No. 10 EAP 2016
Kelly Susan Diffily, Esq., Richard Gerson Feder, Esq., for City of Philadelphia and Philadelphia Com'n on Human Relations, Appellants. Andrew A. Chirls, Esq., Fineman Krekstein & Harris, Mary Catherine Roper, Esq., American Civil Liberties Union of Pennsylvania, Thomas William Ude Jr., Esq., Mazzoni Center, for American Civil Liberties Union of Pennsylvania and Mazzoni Center, Appellant Amicus Curiae. Martin C. Cunningham, Esq., PA Human Relations Commission, Kathy Weaver Morrison, Esq., for Pennsylvania Human Relations Com'n, Appellant Amicus Curiae. Gino J. Benedetti, Esq., Katharine Virginia Hartman, Esq., Patrick Michael Northen, Esq., Dilworth Paxson, L.L.P., for Southeastern Pennsylvania Transp. Authority, Appellee.
Kelly Susan Diffily, Esq., Richard Gerson Feder, Esq., for City of Philadelphia and Philadelphia Com'n on Human Relations, Appellants.
Andrew A. Chirls, Esq., Fineman Krekstein & Harris, Mary Catherine Roper, Esq., American Civil Liberties Union of Pennsylvania, Thomas William Ude Jr., Esq., Mazzoni Center, for American Civil Liberties Union of Pennsylvania and Mazzoni Center, Appellant Amicus Curiae.
Martin C. Cunningham, Esq., PA Human Relations Commission, Kathy Weaver Morrison, Esq., for Pennsylvania Human Relations Com'n, Appellant Amicus Curiae.
Gino J. Benedetti, Esq., Katharine Virginia Hartman, Esq., Patrick Michael Northen, Esq., Dilworth Paxson, L.L.P., for Southeastern Pennsylvania Transp. Authority, Appellee.
SAYLOR, C.J., BAER, TODD, DONOHUE, DOUGHERTY, WECHT, MUNDY, JJ.
OPINION ANNOUNCING THE JUDGMENT OF THE COURT
This case comes to us for a second time to determine if the Southeastern Pennsylvania Transportation Authority (SEPTA) is exempted from the jurisdiction of the City of Philadelphia (the City) via the Philadelphia Commission on Human Relations (Philadelphia Commission) and the provisions of the Philadelphia Fair Practices Ordinance (FPO). We previously remanded this case to the Commonwealth Court to ascertain the legislative intent regarding this issue by employing the analysis set forth by this Court in Dep't of Gen. Serv s . v. Ogontz Area Neighbors Ass'n , 505 Pa. 614, 483 A.2d 448 (1984). See Southeastern Pennsylvania Transp. Auth. v. City of Philadelphia, et al. , 627 Pa. 470, 101 A.3d 79, 90–91 (2014) (SEPTA III ). On remand, the Commonwealth Court determined that, applying the Ogontz test, the language and statutory scheme of the relevant statutes revealed the legislature's intent to exempt SEPTA from actions brought under the FPO. Southeastern Pennsylvania Transp. Auth. v. City of Philadelphia, et al. , 122 A.3d 1163, 1173 (Pa. Cmwlth. 2015) (SEPTA IV ). For reasons that follow, we affirm the decision of the Commonwealth Court.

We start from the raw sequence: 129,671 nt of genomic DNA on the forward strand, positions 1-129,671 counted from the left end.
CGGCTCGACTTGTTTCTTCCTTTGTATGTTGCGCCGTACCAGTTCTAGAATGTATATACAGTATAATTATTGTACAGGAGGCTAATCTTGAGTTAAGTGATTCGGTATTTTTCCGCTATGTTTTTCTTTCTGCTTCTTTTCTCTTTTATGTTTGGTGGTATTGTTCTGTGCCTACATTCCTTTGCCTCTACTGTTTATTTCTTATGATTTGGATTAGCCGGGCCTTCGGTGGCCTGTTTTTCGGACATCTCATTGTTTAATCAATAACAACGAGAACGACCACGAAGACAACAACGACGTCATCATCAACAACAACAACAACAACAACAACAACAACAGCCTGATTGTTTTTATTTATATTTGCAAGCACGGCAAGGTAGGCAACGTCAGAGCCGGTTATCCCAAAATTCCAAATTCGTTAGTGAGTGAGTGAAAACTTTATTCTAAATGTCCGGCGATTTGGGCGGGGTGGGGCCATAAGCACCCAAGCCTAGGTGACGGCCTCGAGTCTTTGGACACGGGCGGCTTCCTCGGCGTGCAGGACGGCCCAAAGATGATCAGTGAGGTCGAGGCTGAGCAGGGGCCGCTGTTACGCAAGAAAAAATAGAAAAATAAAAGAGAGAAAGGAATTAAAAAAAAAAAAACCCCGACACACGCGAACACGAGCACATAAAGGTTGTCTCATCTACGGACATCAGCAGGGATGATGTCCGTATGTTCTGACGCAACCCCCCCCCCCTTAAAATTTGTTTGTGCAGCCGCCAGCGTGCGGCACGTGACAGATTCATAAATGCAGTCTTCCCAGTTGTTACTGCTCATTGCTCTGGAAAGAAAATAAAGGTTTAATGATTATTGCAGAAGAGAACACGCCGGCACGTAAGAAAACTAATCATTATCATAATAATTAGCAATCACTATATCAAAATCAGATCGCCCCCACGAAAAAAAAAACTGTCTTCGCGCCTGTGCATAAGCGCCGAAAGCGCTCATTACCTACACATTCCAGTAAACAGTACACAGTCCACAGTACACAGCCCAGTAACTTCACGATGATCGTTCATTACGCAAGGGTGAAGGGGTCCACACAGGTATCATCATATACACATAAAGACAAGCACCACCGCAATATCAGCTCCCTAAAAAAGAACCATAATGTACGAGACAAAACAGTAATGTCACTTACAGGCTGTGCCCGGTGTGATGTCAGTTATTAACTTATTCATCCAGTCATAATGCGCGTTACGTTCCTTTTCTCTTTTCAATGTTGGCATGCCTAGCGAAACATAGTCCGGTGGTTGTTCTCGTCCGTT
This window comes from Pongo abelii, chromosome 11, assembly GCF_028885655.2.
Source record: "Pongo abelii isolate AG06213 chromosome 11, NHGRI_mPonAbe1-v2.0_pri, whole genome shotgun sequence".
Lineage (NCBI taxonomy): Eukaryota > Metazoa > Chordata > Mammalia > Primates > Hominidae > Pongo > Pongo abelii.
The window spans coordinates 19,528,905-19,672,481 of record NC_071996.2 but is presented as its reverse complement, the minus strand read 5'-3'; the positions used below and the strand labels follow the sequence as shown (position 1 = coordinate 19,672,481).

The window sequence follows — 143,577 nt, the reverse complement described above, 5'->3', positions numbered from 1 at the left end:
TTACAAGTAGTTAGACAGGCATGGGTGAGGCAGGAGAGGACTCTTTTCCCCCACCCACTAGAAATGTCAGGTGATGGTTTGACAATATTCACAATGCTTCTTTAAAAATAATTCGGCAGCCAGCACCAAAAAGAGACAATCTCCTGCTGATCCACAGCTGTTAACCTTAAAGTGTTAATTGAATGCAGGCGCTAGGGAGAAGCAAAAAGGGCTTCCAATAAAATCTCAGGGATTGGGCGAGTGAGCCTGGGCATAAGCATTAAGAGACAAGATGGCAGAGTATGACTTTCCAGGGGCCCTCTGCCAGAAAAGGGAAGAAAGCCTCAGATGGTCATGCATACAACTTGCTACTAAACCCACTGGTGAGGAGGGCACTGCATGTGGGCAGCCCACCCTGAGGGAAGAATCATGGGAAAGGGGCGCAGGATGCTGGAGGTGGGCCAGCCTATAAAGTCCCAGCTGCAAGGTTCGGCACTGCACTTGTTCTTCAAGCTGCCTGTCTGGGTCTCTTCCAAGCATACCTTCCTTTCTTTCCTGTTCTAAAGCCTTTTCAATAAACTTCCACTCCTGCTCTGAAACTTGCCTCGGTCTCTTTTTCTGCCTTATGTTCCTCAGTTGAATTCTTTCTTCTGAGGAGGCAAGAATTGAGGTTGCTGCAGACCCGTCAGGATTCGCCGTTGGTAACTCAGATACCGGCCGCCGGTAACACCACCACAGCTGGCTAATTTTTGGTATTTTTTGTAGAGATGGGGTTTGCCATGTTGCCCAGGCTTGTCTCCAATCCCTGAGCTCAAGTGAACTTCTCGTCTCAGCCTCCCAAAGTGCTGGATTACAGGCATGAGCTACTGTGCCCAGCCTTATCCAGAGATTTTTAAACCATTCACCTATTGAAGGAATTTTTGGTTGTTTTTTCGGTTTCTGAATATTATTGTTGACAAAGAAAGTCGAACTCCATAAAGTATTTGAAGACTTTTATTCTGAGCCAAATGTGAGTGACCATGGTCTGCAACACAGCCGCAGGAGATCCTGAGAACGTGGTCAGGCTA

This Court recounted the early procedural history of this case in our SEPTA III opinion, which we set forth again here.
This case has its origins in seven administrative proceedings against SEPTA that individuals instituted with the Philadelphia Commission from July 2007 through April 2009, alleging violations of the FPO.2 At least two of the administrative complaints included claims of types of discrimination against which the FPO offers protection, but that the Pennsylvania Human Relations Act ("PHRA") 3 does not cover. SEPTA filed a motion to dismiss each of the administrative cases for lack of jurisdiction, and the Philadelphia Commission denied the motions.
While all seven administrative proceedings were still pending,[ ] SEPTA instituted this civil action against Appellants seeking both declaratory and injunctive relief. SEPTA maintained in its complaint [ ] that because it is a Commonwealth agency, and Appellants are a political subdivision and a municipal agency, respectively, the FPO does not apply to it, and the Pennsylvania Constitution barred Appellants from exercising jurisdiction over it.[ ]
Appellants filed preliminary objections demurring to SEPTA's complaint. Appellants argued that because Philadelphia's powers under the First Class City Home Rule Act 7[ (FCCHRA) ] extend to enacting and enforcing anti-discrimination laws, the FPO applied to SEPTA and the Philadelphia Commission had jurisdiction over it. Appellants further
contended that an original action for declaratory and injunctive relief was inappropriate because SEPTA had to await final agency decisions in the individual administrative cases against it before it could seek appellate review in court. In response, SEPTA pointed out that the statute authorizing the creation of metropolitan transportation authorities, such as SEPTA, provides that such an authority "shall exercise the public powers of the Commonwealth as an agency and instrumentality thereof," 74 Pa.C.S. § 1711(a), and asserted that Philadelphia's authority as a home-rule jurisdiction extends only to the regulation of its municipal affairs. In its brief in opposition to the preliminary objections, SEPTA did not rely upon, or refer to in any manner, the section of its enabling legislation pertaining to sovereign and official immunity. 74 Pa.C.S. § 1711(c)(3). The trial court sustained the preliminary objections and dismissed SEPTA's complaint.[ ]